It can be difficult to construct a probability distribution. However, suppose that we can perform the random process many times. For example, if we are interested in the probability of getting a sum of 6 when rolling two dice, we can roll two dice many times. If our goal is to find the probability of tossing 10 heads in 20 tosses of a fair coin, we can toss the coin a large number of times. Then, using the relative frequency notion of probability, we can approximate the probability of a particular outcome by the proportion of times the outcome occurs in our experiment. If we find the probabilities for all outcomes of the experiment in this manner, we have constructed the probability distribution. The accuracy of these approximate probabilities will improve as we increase the number of repetitions of the experiment.

Let's illustrate this method of building a probability distribution by considering the experiment of tossing a fair coin 20 times. We're interested in the probability distribution for the total number of heads observed. The computer can be used to simulate 20 coin tosses. In the first simulation, we observe the following sequence of heads (H) and tails (T).

COIN TOSSES | NUMBER OF HEADS | |||||||||||||||||||
---|---|---|---|---|---|---|---|---|---|---|---|---|---|---|---|---|---|---|---|---|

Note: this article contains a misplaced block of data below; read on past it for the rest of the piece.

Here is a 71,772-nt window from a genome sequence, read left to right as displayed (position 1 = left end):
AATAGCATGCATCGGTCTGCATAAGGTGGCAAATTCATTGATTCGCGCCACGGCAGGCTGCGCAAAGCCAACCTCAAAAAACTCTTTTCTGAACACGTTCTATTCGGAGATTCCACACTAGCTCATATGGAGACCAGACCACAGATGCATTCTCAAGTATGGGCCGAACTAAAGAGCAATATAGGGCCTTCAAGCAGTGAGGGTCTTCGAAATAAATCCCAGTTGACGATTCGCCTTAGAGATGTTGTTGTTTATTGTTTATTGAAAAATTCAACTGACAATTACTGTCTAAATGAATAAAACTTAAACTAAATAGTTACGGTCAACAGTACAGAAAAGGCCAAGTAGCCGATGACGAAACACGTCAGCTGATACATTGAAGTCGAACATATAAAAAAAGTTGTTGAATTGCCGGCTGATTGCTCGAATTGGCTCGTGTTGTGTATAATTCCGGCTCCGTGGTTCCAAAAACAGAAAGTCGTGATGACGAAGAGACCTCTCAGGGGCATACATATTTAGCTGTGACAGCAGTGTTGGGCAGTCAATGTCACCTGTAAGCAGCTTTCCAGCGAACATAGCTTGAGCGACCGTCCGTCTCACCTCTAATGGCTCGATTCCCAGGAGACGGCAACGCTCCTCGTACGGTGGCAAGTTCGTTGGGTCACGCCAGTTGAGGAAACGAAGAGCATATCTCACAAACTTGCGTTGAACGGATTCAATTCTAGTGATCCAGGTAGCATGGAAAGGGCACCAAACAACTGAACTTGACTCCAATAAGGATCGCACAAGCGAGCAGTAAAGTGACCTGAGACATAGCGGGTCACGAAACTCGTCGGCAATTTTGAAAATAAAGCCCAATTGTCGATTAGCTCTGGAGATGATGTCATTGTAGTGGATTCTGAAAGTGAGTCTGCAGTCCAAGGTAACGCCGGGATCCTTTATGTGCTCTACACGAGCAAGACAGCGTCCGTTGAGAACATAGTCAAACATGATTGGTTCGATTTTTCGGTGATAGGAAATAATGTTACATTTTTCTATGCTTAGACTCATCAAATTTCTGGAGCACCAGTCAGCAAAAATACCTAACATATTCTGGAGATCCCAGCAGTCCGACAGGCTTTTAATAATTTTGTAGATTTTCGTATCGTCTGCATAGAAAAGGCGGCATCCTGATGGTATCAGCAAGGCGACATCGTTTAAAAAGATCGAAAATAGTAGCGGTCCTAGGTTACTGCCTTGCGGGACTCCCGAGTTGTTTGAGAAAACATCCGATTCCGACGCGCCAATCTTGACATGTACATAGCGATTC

H | T | T | T | H | H | H | H | T | H | T | H | H | T | H | H | H | T | H | T | 12 |

We note that there are 12 heads in this sequence. Is this a typical value for the number of heads of 20 tosses of a fair coin? To help answer the question, we run this experiment 9 more times; the tosses for the 10 experiments are shown below.

COIN TOSSES | NUMBER OF HEADS | |||||||||||||||||||
---|---|---|---|---|---|---|---|---|---|---|---|---|---|---|---|---|---|---|---|---|

H | T | T | T | H | H | H | H | T | H | T | H | H | T | H | H | H | T | H | T | 12 |

T | H | T | T | T | H | H | H | T | H | H | H | H | T | H | H | H | H | T | H | 13 |

H | H | H | H | T | T | H | T | T | H | H | T | T | T | T | H | T | H | T | T | 9 |

T | T | H | T | H | T | T | H | T | T | T | T | H | H | T | H | H | T | H | H | 9 |

T | H | H | T | H | T | H | T | T | T | T | H | H | H | T | H | H | H | T | T | 10 |

H | T | T | H | H | T | H | H | T | T | T | T | T | H | T | T | T | H | T | H | 8 |

H | H | T | H | H | T | H | H | H | T | H | T | H | H | T | H | H | H | H | H | 15 |

T | T | T | T | H | H | H | T | H | H | H | T | H | H | T | H | T | H | T | T | 10 |

T | T | H | T | H | H | H | H | T | T | T | H | H | T | T | H | T | T | H | T | 9 |

H | H | T | T | T | T | T | T | H | H | T | H | T | H | T | H | H | H | H | H | 11 |

To help understand any pattern in these observed numbers of heads, we use a stemplot display. The stems on the left are the elements of the sample space {0, 1, 2, ..., 20}. These are the possible numbers of heads that we could get if a coin were tossed 20 times. Then we indicate by leafs of 0's the outcomes in our 10 experiments.

0 10 EXPERIMENTS 1 2 3 4 5 6 7 8 0 9 000 10 00 11 0 12 0 13 0 14 15 0 16 17 18 19 20More experiments.

We're starting to see some clumping of the values about 10, but we haven't performed enough experiments to see a strong pattern. Click on the "more experiments" link to see the results of 50 experiments.

Return to AN INTRODUCTION TO PROBABILITY

Page Author: Jim Albert (© 1996)

albert@bayes.bgsu.edu

Document: http://www-math.bgsu.edu/~albert/m115/probability/prob_simulate.html

Last Modified: November 24, 1996